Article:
They also recognized that the traditional use of transfer beams supporting shear walls at basement level, would not be possible unless Architectural configuration was changed significantlIn summary, MV elected to design a Base Isolated structure on large prestressed precast beams.
The proposed base isolated structure for this site was considered ideal as this type of solution is particularly suited to a heavy squat type building of low period.The base isolated building will experience a, “period shift”, resulting in lower seismic lateral loads.
The structure has been modelled in ETABS by Opus and the isolators are sized based on the Maximum Credible Earthquake (MCE) event.
The cantilevered columns supporting the isolators, the floor diaphragm immediately above the isolators and the basement raft foundation are all designed for the MCE event; this event also captures the maximum expected drift of the isolator, estimated as 700mm for this building.
Another issue with this site is the potential for liquefaction and the subsequent differential settlements that may be introduced post-earthquake and a very high water table.
The water table is approximately 2.5 metres above the subgrade level of the basement foundation level, this equates to 25kPa up thrust on the underside of the slab.
The MV design rationale was that a 1 metre reinforced concrete slab will effectively counteract this uplift under the action of its self-weight, whilst a thinner slab may be possible we would then have to rely on the flexural strength of the slab to span between columns. This would result in residual stresses within the slab with a reduction in capacity under a seismic event.
A “zero stress” slab was considered to be the most appropriate, this has been constructed at 1 metre depth (25kPa) - balanced! The other consideration for the slab is that it must be adequate for the cantilever moment from the columns, a 1 metre depth slab works well for this loading case and also for punching shear.
Remediation to a depth of 4 metres below slab was also undertaken by the installation of stone columns; these occupy approximately 14% of the overall plan area and comprise 600mm diameter columns at 1.5 metre centres.
Two types of isolators were adopted for this building Lead Rubber Bearing (LRB) - 1000 diameter Sliders (Stainless Steel and Teflon) The sliders were chosen as the internal support columns can be reduced in size due to a reduced moment demand. This reduction in column size was required for vehicles turning within the carpark area.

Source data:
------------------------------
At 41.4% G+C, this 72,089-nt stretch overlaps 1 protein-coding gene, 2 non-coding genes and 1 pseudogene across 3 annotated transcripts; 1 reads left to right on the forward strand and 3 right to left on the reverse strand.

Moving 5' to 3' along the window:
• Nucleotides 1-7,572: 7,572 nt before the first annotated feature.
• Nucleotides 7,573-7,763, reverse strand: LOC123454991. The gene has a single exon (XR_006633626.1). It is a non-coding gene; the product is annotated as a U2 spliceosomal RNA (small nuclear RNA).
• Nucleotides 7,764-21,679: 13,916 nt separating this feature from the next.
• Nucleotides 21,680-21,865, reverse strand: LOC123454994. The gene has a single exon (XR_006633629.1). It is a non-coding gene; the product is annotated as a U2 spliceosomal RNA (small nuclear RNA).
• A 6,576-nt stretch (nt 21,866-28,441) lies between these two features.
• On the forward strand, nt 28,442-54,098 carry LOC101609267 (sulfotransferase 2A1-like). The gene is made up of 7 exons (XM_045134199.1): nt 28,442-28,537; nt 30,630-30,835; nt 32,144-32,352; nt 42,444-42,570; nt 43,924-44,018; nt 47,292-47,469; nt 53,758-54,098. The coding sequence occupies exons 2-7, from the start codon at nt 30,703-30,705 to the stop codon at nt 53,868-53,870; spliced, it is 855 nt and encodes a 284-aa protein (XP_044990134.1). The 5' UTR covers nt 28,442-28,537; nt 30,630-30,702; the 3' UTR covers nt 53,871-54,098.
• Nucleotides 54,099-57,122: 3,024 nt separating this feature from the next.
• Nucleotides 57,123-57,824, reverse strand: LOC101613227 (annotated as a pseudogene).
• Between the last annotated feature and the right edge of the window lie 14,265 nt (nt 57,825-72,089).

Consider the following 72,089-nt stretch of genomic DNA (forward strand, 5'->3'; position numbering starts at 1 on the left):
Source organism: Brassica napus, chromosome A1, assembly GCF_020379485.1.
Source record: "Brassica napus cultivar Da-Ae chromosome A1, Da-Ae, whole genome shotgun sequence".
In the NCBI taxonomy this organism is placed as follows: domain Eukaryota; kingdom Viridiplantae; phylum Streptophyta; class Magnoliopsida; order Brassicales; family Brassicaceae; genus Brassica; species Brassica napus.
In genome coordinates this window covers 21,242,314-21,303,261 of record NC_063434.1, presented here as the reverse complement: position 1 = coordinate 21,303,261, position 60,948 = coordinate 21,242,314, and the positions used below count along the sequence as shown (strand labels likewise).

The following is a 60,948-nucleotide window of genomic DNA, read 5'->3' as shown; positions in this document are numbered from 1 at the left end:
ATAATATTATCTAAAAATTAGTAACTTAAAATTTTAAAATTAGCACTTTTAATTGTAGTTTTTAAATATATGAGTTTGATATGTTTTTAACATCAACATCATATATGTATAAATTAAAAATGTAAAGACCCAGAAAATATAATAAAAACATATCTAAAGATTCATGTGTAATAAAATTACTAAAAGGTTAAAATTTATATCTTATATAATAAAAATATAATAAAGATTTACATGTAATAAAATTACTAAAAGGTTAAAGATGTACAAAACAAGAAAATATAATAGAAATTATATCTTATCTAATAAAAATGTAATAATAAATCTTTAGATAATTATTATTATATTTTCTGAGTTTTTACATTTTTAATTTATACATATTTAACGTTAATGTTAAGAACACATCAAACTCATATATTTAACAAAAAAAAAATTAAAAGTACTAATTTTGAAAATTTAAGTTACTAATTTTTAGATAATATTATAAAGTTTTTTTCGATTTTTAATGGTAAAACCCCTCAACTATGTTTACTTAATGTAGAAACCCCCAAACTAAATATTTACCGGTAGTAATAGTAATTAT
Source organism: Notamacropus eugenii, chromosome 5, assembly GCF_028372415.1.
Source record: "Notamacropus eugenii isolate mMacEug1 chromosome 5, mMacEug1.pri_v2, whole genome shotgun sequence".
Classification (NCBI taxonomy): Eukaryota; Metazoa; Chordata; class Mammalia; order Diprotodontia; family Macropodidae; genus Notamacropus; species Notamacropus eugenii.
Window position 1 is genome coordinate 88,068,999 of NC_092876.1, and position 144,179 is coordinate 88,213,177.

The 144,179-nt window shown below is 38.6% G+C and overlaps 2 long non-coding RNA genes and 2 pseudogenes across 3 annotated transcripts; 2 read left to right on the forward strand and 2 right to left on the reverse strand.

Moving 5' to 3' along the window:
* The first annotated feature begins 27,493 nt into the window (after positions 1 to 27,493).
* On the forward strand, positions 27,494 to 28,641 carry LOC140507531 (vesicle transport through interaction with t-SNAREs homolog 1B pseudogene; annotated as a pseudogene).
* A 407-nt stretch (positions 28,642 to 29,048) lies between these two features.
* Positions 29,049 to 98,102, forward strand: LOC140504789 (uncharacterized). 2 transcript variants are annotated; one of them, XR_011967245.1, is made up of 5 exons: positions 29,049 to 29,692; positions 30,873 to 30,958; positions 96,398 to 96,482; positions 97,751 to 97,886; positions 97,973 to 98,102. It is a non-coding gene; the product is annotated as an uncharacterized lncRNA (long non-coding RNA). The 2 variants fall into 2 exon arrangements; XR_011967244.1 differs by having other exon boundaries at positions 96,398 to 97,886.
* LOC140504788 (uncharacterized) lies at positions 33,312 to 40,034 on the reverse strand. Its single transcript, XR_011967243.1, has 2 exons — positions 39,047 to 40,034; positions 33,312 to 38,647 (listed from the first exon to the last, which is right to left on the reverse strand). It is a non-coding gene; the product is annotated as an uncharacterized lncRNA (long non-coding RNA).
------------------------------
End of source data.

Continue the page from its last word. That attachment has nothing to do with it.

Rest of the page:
The sliders are a Teflon type bearing attached to the column.Immediately above this bearing a large stainless steel plate is attached to the underside of the floor diaphragm prestressed shell beams.
The moment in the bearing is distributed half into the column and half into the upper diaphragm; the diaphragm has to be very rigid, thus the use of a two way beams grid system that take the loads. The beam system comprised precast custom made 1200 x 600 shell beams.
The base moment in the column is distributed into the raft slab.The seismic mass is approximately 160,000 kN.y. This was not an option.
The dedicated construction exhibition for Auckland, New Zealand
Following the success of the construction show from the Australian counterpart, Sydney Build 2016 Expo, the new format and show is brought over to NZ as
Casttec Glue is a break-through technology for the precast industry.
Casttec Adhesive bonds detail strips and other architectural elements used in all types of concrete forms.
Casttec Adhesive bonds wood, foam, metal and most plastics to both concrete and metal mold bases.
By eliminating the need to drill holes in the concrete floor for mechanical fasteners, there is no need to clamp and no waiting for adhesive to cure.
Casttec Adhesive does not require any primer and sets almost instantly. Once set the adhesive is extremely strong and will withstand both the pouring and vibrators used during the mold filling. Once the concrete section has been removed, any adhesive residue can be easily removed from the mold using a scraper.
The Casttec System eliminates the need for more costly fixing systems such as magnets, double sided tape, drill and bolts and welding etc.
Casttec Adhesive is faster, easier, and more cost effective than other adhesive systems in the concrete industry.
For more information please call Bill Milligan at Glue Guru. 021-458-344 or email email@example.com.
Check out our website at www.glueguru.co.nz